Coastal Conservation works with Parks Canada and Island Conservation
Everybody on Haida Gwaii has a rat story. And if it’s not a story about a twitchy-nosed, long-tailed, beady-eyed, disgusting little creature raiding the kitchen cupboards of a rustic summer retreat, then it is a story about rats stealing eggs from a chicken coop.
And if it is not a chicken coop, then it is a scene from a seaside campsite, idyllic locales for arm-weary sea kayakers where, come nightfall, the rats of Haida Gwaii — the 18-plus island archipelago off the B.C. coast commonly known as the Queen Charlotte Islands — invariably come out to play.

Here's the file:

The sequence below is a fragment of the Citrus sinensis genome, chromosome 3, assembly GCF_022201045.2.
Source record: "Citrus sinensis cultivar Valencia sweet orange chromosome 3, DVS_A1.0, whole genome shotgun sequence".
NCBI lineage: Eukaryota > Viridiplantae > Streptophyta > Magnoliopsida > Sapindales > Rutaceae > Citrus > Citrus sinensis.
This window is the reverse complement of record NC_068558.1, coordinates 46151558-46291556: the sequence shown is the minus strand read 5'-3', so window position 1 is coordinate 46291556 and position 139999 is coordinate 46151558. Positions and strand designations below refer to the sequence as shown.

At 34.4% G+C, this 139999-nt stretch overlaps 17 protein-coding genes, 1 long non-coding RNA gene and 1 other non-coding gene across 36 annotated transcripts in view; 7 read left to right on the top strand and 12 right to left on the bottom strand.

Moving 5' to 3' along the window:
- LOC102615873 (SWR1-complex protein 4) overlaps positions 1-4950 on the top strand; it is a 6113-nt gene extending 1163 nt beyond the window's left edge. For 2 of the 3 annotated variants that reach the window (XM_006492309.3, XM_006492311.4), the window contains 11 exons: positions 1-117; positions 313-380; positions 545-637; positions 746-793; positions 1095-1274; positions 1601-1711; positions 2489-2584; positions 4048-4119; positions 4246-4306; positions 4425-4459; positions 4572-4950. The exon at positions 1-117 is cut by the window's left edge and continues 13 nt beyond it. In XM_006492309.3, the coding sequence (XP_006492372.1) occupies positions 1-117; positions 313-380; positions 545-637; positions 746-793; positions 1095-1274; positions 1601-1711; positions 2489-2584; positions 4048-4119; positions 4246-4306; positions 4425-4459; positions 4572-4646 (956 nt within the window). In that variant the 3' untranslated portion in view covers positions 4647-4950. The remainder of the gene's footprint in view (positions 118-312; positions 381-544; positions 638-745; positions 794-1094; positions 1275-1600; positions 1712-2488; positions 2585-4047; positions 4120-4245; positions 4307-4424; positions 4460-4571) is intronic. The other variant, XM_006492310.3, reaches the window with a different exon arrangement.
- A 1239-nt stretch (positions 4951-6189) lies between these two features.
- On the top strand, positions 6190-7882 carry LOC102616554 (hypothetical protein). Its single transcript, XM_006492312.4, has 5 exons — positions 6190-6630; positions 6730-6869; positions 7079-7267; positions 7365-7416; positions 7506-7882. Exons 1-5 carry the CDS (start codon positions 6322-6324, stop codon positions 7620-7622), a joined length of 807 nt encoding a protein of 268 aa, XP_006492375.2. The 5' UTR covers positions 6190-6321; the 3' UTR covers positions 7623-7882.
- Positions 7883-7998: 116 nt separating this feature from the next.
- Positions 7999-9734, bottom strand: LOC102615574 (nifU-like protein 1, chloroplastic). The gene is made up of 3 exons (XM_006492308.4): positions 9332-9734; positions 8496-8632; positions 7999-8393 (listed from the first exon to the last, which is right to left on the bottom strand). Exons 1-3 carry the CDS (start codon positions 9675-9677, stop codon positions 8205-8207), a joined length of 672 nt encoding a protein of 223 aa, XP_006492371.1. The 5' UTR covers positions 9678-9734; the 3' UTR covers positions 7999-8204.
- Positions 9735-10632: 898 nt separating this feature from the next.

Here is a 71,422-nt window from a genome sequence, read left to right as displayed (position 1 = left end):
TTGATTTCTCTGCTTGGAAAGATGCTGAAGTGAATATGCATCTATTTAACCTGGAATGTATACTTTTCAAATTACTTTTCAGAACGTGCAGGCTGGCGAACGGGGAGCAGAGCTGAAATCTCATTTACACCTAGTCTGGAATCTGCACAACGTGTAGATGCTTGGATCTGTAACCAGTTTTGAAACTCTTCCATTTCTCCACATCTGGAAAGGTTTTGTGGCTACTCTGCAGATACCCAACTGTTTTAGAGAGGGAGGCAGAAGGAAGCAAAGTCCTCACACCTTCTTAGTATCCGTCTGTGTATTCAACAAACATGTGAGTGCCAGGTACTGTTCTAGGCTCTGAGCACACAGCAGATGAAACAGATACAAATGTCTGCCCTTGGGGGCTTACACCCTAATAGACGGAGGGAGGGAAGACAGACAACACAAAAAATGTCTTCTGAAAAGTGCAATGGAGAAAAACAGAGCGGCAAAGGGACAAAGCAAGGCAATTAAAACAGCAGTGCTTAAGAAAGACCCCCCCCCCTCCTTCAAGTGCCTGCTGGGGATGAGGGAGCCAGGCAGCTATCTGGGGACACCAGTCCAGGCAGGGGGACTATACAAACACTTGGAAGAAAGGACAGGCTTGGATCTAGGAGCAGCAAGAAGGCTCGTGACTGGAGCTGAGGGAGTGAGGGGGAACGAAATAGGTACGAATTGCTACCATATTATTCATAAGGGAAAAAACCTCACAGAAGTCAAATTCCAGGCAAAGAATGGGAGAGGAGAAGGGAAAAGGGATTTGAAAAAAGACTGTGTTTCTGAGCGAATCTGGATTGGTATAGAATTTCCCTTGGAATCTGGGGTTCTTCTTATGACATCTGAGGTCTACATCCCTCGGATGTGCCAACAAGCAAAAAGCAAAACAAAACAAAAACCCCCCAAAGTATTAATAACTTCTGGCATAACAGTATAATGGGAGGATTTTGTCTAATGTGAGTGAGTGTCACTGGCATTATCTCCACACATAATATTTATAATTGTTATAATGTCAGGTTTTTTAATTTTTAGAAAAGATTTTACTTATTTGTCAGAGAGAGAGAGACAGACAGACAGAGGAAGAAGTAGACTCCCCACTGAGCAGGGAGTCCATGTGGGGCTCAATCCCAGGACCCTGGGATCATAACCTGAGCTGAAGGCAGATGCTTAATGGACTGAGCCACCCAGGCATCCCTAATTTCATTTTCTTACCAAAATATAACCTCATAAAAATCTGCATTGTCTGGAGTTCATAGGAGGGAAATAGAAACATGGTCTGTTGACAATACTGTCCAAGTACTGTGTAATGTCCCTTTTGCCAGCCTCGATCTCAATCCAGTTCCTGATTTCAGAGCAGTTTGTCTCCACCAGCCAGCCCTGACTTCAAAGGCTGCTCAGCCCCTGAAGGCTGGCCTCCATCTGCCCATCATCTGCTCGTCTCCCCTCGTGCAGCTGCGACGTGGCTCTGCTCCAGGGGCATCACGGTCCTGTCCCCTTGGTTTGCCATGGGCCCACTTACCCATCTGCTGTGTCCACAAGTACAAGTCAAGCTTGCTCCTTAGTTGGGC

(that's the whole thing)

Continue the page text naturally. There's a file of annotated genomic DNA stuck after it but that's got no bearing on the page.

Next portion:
Rats. Running up one side of her tent. Sliding down the other. How gross is that? Even more foul, however, than any human-rat encounters has been the impact of the rats — Norway rats and ship rats to be precise, originally stowaways that jumped ship, arriving in the area in the 1700s — on native seabirds.
The rats came. Multiplied. And, for dinner, dined out on eggs and chicks, feasting their way through once-abundant species, such as the ancient murrelet.
“The birds didn’t have biological strategies, like nesting in trees, to deal with the rats,” said Ms. Wein. “Langara Island, for example, had the world’s largest colony of ancient murrelets — about 200,000 breeding pairs.
Posted on: May 11, 2015
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Coastal Conservation is comprised of staff and technical advisors with significant expertise in biological systems and invasive species eradications around the world.Read More